Is the taste of beer intoxicating?

The lightweights among us might have a neurological excuse for their prompt reaction to alcohol, according to a published study in Neuropsychopharamcology this week. According to the findings, the mere taste of Beer is enough to trigger a buzz in men. The research showed that even a small mouthful of beer – too small to cause direct alcoholic intoxication – prompts a release of the neurotransmitter dopamine in the reward centre of men’s brain. This research has strong implications for our understanding of addiction, especially since this response was found to be stronger in men with close relatives who suffer from alcoholism.

This is just the latest of many studies in both animals and humans which have shown that drug-related cues – independent of the direct chemical effect of the drug itself – can stimulate activity in the brain’s reward centres. This is the first study, however, to make a connection between dopamine and the taste of beer.

The subjects of  this study were injected with a drug which allowed the path of dopamine release to be followed after administering small amounts of either beer of Gatorade. The taste of beer – and many of us can attest to this – caused a desire for more beer, whereas the taste of Gatorade produced no such desire. The taste of beer also prompted a release of dopamine in the ventral striatum, a brain region linked to reward. The response to beer was demonstrated to be stronger in the volunteers with parents or siblings with a history of alcohol abuse than those with no such history.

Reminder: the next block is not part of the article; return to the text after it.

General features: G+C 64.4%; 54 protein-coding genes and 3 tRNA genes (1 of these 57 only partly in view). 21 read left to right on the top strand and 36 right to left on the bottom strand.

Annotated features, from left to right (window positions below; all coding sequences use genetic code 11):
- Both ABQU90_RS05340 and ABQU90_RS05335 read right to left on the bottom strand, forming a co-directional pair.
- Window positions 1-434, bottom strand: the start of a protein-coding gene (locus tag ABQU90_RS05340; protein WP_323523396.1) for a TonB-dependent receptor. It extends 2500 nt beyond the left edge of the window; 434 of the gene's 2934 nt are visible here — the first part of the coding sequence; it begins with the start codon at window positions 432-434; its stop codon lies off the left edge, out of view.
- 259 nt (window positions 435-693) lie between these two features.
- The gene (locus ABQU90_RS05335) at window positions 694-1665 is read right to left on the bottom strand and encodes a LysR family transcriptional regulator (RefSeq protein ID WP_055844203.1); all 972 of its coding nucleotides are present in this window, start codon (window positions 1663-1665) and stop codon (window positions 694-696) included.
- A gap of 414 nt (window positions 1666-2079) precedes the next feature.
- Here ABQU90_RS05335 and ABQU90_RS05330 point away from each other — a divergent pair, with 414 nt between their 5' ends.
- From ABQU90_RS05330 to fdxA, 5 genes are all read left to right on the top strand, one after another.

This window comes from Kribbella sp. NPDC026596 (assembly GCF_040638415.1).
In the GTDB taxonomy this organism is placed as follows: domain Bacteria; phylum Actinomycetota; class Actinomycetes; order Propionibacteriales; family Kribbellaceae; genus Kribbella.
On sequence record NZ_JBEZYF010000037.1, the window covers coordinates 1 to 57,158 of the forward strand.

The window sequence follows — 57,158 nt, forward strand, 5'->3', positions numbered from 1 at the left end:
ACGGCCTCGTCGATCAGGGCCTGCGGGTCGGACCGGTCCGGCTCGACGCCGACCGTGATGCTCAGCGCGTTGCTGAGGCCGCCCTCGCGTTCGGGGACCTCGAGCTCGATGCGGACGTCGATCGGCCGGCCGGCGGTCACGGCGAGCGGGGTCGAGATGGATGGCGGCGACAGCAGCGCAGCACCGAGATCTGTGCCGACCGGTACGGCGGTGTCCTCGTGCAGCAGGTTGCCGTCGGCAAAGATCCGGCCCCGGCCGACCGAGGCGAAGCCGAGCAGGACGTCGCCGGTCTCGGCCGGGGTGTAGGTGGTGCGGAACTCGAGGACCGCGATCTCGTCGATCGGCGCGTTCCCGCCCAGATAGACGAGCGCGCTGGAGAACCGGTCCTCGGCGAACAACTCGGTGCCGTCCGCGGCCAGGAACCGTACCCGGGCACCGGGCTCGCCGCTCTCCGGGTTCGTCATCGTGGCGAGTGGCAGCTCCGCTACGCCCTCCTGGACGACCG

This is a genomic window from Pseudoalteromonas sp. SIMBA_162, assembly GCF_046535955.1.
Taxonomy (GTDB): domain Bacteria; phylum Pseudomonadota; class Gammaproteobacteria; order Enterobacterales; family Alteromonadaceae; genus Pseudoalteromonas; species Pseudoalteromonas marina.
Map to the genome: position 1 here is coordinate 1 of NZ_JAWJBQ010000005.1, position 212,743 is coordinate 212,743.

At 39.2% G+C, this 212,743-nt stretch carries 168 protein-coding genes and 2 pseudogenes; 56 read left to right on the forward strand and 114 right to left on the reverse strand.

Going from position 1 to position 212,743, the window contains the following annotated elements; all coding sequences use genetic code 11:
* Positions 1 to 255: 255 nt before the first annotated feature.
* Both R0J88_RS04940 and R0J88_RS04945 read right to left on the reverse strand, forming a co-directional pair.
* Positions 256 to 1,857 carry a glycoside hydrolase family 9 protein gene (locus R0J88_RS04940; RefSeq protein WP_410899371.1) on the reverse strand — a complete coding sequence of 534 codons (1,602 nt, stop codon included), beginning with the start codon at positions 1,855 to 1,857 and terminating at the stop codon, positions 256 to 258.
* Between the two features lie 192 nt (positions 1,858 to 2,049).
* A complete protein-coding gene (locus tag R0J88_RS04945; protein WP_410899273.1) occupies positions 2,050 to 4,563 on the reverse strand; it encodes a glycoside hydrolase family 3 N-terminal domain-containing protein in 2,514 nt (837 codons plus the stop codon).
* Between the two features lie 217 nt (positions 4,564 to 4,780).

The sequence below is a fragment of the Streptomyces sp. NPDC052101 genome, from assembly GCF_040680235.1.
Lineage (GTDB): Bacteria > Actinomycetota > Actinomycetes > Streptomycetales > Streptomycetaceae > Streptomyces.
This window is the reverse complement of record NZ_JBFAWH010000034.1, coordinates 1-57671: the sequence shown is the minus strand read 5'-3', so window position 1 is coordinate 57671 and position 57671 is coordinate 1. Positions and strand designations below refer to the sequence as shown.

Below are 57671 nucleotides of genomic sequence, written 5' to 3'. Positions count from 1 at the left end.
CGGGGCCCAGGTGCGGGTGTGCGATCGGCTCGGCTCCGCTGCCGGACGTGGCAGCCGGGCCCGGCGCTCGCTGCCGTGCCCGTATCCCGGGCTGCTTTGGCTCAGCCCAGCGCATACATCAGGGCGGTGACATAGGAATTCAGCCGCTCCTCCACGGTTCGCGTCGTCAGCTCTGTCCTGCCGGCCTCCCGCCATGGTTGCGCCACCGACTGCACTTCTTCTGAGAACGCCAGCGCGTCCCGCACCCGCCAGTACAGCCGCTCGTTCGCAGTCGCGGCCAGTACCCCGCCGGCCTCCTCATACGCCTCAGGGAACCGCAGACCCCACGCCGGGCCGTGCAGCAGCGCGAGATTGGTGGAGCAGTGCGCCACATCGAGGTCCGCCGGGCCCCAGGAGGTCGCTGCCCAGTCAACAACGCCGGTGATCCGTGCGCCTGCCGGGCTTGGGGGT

The study provides a more nuanced view on the how we understand alcohol addiction. The dopamine release does not so much trigger a direct reward but instead elicits a greater desire to seek reward – to keep drinking. Not surprisingly, you will probably never find what you you are looking for at the bottom of a pint glass!

The study has many correlations with the famous ‘Pavlov’s Dog’ experiment. The one where Russian physiologist, Ivan Pavlov found he could make his dog salivate by merely ringing a bell which he had conditioned the dog to associate with his dinner. So next time you ask for the ‘hair of the dog’ consider who the ‘dog’ in this case actually is!

For more info check out Sabrina Richard’s article in this week’s New Scientist.

To learn about life science jobs, visit the Life Science home page. You can also contact a member of our experienced staff for more information.

Please do not give alcohol to dogs!

About the author: Conor Hughes works as a Marketing Executive at Life Science Recruitment

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